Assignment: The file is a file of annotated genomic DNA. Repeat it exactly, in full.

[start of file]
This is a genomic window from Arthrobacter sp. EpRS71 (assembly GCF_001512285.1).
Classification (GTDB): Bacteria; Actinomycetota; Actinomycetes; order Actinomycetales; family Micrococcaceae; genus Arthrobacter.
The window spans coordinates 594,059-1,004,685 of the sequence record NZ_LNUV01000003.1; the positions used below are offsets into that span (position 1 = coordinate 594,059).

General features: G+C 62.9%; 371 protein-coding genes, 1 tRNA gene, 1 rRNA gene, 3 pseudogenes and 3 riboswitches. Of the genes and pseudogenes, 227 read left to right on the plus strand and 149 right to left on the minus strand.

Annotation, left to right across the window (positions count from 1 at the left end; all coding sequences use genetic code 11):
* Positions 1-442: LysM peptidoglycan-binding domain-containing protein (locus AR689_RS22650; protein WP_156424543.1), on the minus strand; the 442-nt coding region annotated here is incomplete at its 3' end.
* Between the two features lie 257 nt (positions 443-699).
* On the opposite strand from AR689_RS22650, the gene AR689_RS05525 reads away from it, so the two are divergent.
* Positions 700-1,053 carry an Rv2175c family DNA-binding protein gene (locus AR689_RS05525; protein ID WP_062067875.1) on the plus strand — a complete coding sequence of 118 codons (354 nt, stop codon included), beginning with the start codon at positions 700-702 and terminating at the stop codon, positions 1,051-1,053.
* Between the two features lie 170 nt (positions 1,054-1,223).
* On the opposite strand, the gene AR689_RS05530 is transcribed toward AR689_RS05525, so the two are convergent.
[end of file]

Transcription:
This is a genomic window from Arthrobacter sp. EpRS71 (assembly GCF_001512285.1).
Classification (GTDB): Bacteria; Actinomycetota; Actinomycetes; order Actinomycetales; family Micrococcaceae; genus Arthrobacter.
The window spans coordinates 594,059-1,004,685 of the sequence record NZ_LNUV01000003.1; the positions used below are offsets into that span (position 1 = coordinate 594,059).

General features: G+C 62.9%; 371 protein-coding genes, 1 tRNA gene, 1 rRNA gene, 3 pseudogenes and 3 riboswitches. Of the genes and pseudogenes, 227 read left to right on the plus strand and 149 right to left on the minus strand.

Annotation, left to right across the window (positions count from 1 at the left end; all coding sequences use genetic code 11):
* Positions 1-442: LysM peptidoglycan-binding domain-containing protein (locus AR689_RS22650; protein WP_156424543.1), on the minus strand; the 442-nt coding region annotated here is incomplete at its 3' end.
* Between the two features lie 257 nt (positions 443-699).
* On the opposite strand from AR689_RS22650, the gene AR689_RS05525 reads away from it, so the two are divergent.
* Positions 700-1,053 carry an Rv2175c family DNA-binding protein gene (locus AR689_RS05525; protein ID WP_062067875.1) on the plus strand — a complete coding sequence of 118 codons (354 nt, stop codon included), beginning with the start codon at positions 700-702 and terminating at the stop codon, positions 1,051-1,053.
* Between the two features lie 170 nt (positions 1,054-1,223).
* On the opposite strand, the gene AR689_RS05530 is transcribed toward AR689_RS05525, so the two are convergent.